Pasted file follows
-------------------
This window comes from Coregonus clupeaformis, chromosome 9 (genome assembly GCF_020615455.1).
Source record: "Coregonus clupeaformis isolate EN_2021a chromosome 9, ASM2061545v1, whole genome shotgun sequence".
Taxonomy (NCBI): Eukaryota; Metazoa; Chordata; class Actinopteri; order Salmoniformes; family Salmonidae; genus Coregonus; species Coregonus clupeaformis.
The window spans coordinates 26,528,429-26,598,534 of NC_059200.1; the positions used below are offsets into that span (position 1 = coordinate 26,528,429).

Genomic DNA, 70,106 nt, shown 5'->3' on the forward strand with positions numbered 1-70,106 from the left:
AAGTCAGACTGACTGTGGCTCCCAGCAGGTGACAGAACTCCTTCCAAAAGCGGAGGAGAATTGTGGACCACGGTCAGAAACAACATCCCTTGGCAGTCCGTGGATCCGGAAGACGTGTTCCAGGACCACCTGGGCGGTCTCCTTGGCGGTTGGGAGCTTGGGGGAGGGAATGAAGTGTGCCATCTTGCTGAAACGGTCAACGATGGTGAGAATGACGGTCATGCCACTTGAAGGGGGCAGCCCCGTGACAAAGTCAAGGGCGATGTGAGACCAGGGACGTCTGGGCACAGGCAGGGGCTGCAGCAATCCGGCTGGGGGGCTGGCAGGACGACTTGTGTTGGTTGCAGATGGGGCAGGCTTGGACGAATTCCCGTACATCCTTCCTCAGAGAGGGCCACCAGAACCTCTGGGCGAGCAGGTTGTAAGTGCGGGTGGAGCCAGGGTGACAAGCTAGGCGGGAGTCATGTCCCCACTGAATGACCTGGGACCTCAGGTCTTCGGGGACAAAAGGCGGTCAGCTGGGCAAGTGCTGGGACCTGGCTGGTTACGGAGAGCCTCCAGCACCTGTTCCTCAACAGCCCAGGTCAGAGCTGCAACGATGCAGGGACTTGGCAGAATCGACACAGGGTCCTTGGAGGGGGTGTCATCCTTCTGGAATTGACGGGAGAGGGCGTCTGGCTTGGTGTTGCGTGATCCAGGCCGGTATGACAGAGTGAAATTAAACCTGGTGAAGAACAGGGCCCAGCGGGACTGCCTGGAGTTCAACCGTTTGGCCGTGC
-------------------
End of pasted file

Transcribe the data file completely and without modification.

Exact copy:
This window comes from Coregonus clupeaformis, chromosome 9 (genome assembly GCF_020615455.1).
Source record: "Coregonus clupeaformis isolate EN_2021a chromosome 9, ASM2061545v1, whole genome shotgun sequence".
Taxonomy (NCBI): Eukaryota; Metazoa; Chordata; class Actinopteri; order Salmoniformes; family Salmonidae; genus Coregonus; species Coregonus clupeaformis.
The window spans coordinates 26,528,429-26,598,534 of NC_059200.1; the positions used below are offsets into that span (position 1 = coordinate 26,528,429).

Genomic DNA, 70,106 nt, shown 5'->3' on the forward strand with positions numbered 1-70,106 from the left:
AAGTCAGACTGACTGTGGCTCCCAGCAGGTGACAGAACTCCTTCCAAAAGCGGAGGAGAATTGTGGACCACGGTCAGAAACAACATCCCTTGGCAGTCCGTGGATCCGGAAGACGTGTTCCAGGACCACCTGGGCGGTCTCCTTGGCGGTTGGGAGCTTGGGGGAGGGAATGAAGTGTGCCATCTTGCTGAAACGGTCAACGATGGTGAGAATGACGGTCATGCCACTTGAAGGGGGCAGCCCCGTGACAAAGTCAAGGGCGATGTGAGACCAGGGACGTCTGGGCACAGGCAGGGGCTGCAGCAATCCGGCTGGGGGGCTGGCAGGACGACTTGTGTTGGTTGCAGATGGGGCAGGCTTGGACGAATTCCCGTACATCCTTCCTCAGAGAGGGCCACCAGAACCTCTGGGCGAGCAGGTTGTAAGTGCGGGTGGAGCCAGGGTGACAAGCTAGGCGGGAGTCATGTCCCCACTGAATGACCTGGGACCTCAGGTCTTCGGGGACAAAAGGCGGTCAGCTGGGCAAGTGCTGGGACCTGGCTGGTTACGGAGAGCCTCCAGCACCTGTTCCTCAACAGCCCAGGTCAGAGCTGCAACGATGCAGGGACTTGGCAGAATCGACACAGGGTCCTTGGAGGGGGTGTCATCCTTCTGGAATTGACGGGAGAGGGCGTCTGGCTTGGTGTTGCGTGATCCAGGCCGGTATGACAGAGTGAAATTAAACCTGGTGAAGAACAGGGCCCAGCGGGACTGCCTGGAGTTCAACCGTTTGGCCGTGC